Genesis 38:1 “…at that time…”
Have just seen Joseph sold into slavery. Not sure how much time as passed, but shouldn’t be long after.
2 “…daughter…Canaanite…Shua…married her…”
Son of Jacob doing the same thing as Esau, intermarrying with the Canaanites.
6 “…took a wife for Er his firstborn…”
Not sure of the marrying age, but apparently some time has passed as Judah now has three sons and the two oldest are of marrying age. Tried to get some idea from the commentaries, but nothing specific. Some commentaries suggest that Judah’s marriage and the birth of his firstborn actually took place before the incident with Dinah at Shechem. Somewhat irritating that commentaries will make statements regarding timelines with no references to back up their assumptions. Certainly the episode occurred. Just not sure of the exact times. As the text says, at that time. Could be several years in either direction. I think some of the things mentioned are given for back-story with the last situation mentioned being the one closest to current time.
7 “…Er…wicked in the sight of the LORD…”
Not surprising as it appears good, Godly behavior wasn’t passed down to new generations.
8 “…Go in to your brother’s wife and marry her, and raise up an heir to your brother”
First mention of an interesting custom. If a man died without an heir, the next brother in line could have sexual relations with her to produce a child which would receive the inheritance and legacy of the dead brother. Interesting concept as the child would only be a descendant of the wife, not of the dead man. Custom was later introduced into Jewish law.
11 “…Tamar went and dwelt in her father’s house”
Not sure why this happened. Judah told her to go reside in her father’s house as a widow until his third son was of marrying age. I’m wondering if a widow returning to her father’s home was a custom or was this something Judah was doing to bring about some result. The text suggests he either wanted separation between Tamar and his son or he really had no intention of allowing his son to impregnate her. Knowing the customs of the time is difficult especially as they were nomadic people.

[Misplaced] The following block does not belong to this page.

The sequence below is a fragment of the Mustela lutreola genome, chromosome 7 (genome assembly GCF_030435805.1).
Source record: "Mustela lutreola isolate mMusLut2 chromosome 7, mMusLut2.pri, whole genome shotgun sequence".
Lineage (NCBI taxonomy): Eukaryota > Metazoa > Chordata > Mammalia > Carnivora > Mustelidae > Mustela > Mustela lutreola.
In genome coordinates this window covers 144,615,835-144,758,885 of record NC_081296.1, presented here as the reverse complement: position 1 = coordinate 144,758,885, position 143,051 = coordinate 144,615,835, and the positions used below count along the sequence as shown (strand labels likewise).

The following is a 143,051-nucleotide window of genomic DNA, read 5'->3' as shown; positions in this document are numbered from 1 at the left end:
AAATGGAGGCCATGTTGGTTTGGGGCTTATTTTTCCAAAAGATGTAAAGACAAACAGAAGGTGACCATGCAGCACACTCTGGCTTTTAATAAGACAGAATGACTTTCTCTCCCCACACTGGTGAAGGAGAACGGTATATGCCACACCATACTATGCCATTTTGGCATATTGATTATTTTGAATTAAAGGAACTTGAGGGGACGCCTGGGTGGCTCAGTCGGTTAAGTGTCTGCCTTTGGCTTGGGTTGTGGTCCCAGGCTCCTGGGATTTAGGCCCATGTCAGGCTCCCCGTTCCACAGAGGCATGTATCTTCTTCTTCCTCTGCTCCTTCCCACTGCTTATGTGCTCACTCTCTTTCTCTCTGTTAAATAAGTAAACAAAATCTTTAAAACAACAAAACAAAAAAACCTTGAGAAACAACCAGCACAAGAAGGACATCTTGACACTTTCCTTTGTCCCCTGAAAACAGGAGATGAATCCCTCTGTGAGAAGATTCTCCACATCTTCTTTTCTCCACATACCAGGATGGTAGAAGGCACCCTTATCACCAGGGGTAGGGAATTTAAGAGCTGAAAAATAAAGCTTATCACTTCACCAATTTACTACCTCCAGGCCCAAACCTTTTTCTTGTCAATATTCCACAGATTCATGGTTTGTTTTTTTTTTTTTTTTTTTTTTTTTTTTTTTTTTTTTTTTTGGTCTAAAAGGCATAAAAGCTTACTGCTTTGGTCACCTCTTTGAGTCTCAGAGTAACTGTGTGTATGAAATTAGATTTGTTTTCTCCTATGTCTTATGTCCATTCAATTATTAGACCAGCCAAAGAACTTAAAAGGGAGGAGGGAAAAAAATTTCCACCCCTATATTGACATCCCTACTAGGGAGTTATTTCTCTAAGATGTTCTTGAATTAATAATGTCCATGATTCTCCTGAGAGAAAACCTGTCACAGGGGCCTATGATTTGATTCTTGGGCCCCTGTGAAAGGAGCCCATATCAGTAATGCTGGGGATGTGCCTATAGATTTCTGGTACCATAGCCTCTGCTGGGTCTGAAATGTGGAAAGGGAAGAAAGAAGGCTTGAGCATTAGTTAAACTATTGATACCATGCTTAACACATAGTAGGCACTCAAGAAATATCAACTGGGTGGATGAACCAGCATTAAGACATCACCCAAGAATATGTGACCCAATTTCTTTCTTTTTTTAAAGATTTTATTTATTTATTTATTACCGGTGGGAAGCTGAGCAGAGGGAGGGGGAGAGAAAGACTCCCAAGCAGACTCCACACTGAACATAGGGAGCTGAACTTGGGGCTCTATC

12 “…Judah was comforted, and went up to his sheepshearers at Timnah…”
Commentary suggests this business of sheap shearing time was a time of celebration and reveling. Judah went up with his friend to carouse after the death of his wife.
14 “…she saw that Shelah was grown, and she was not given to him as a wife”
Tamar can now see the writing on the wall. Judah isn’t an honest man. She takes matters into her own hands. I’m assuming it was to put herself into a position to have children as it appears that would have been desirable rather than die as a childless widow. Assuming Tamar is a Canaanite, we can’t expect her to behave in a Godly manner. Judah, on the other hand, is another matter. He had no excuse for his continued bad behavior.
15-16 “…he thought she was a harlot…Please let me come in to you…”
He had no qualms at all about fornication. And this is the line through which the Messiah would come. God’s grace and mercy are without bounds.
17 “…Will you give me a pledge till you send it?”
I realize this was part of the plan as she would later need proof of Judah’s identity, but it strikes me that she asks for a pledge from him this time. She knows he’s untrustworthy, and she’s covering her bets. She probably wishes she had asked for a pledge when he told her he would give his third son.
23 “…lest we be shamed…”
Not sure of his meaning here. Commentaries suggest either shame that others would know of his fornication or that he was taken advantage of by a harlot. I doubt the heathen cared about his fornication. His friend had no problem asking about the harlot so they must not have considered that a problem. I feel like he didn’t want to appear a fool at the hands of a harlot. He makes the statement that he had fulfilled his part of the bargain. The goat may have been the more valuable, so as the harlot was gone, she would have to deal with the loss and be content only with the pledge. To continue to look for her would only highlight his loss in the deal.
24 “…Bring her out and let her be burned!”
Such hypocrisy. It was fine for Judah to commit fornication, but not for his mistreated daughter-in-law.
26 “…Judah acknowledged them…”
Probably didn’t have much choice at this point, but at least he didn’t try to hide the fact.
29 “…his name was called Perez”
Perez is in the ancestral line of the Messiah. God deals with us as we are, sin nature and all. He certainly doesn’t approve of it nor accept it, but He loves us and sent Jesus to forgive and cleanse us.
I hope you enjoy reading and studying His word. May it accomplish what He desires. Please feel free to comment or post questions. Thanks for reading!
Scripture taken from the New King James Version®. Copyright © 1982 by Thomas Nelson. Used by permission. All rights reserved.